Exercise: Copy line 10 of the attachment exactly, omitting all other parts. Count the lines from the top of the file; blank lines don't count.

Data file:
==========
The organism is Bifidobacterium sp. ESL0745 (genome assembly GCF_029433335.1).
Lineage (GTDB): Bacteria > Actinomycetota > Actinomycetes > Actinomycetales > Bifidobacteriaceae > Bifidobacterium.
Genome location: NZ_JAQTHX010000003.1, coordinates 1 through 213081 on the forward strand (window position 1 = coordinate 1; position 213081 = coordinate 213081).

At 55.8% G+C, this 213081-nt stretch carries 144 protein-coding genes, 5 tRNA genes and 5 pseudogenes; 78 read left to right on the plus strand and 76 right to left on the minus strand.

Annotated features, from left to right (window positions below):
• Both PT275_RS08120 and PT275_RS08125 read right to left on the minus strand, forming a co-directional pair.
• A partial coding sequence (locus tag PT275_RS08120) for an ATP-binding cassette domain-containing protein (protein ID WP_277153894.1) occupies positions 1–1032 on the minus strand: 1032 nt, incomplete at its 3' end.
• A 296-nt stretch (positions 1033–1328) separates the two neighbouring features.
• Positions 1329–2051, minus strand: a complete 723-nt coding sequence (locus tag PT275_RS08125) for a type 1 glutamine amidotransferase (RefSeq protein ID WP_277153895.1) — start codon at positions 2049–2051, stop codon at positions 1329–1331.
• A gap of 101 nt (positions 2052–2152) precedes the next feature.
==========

• A gap of 101 nt (positions 2052–2152) precedes the next feature.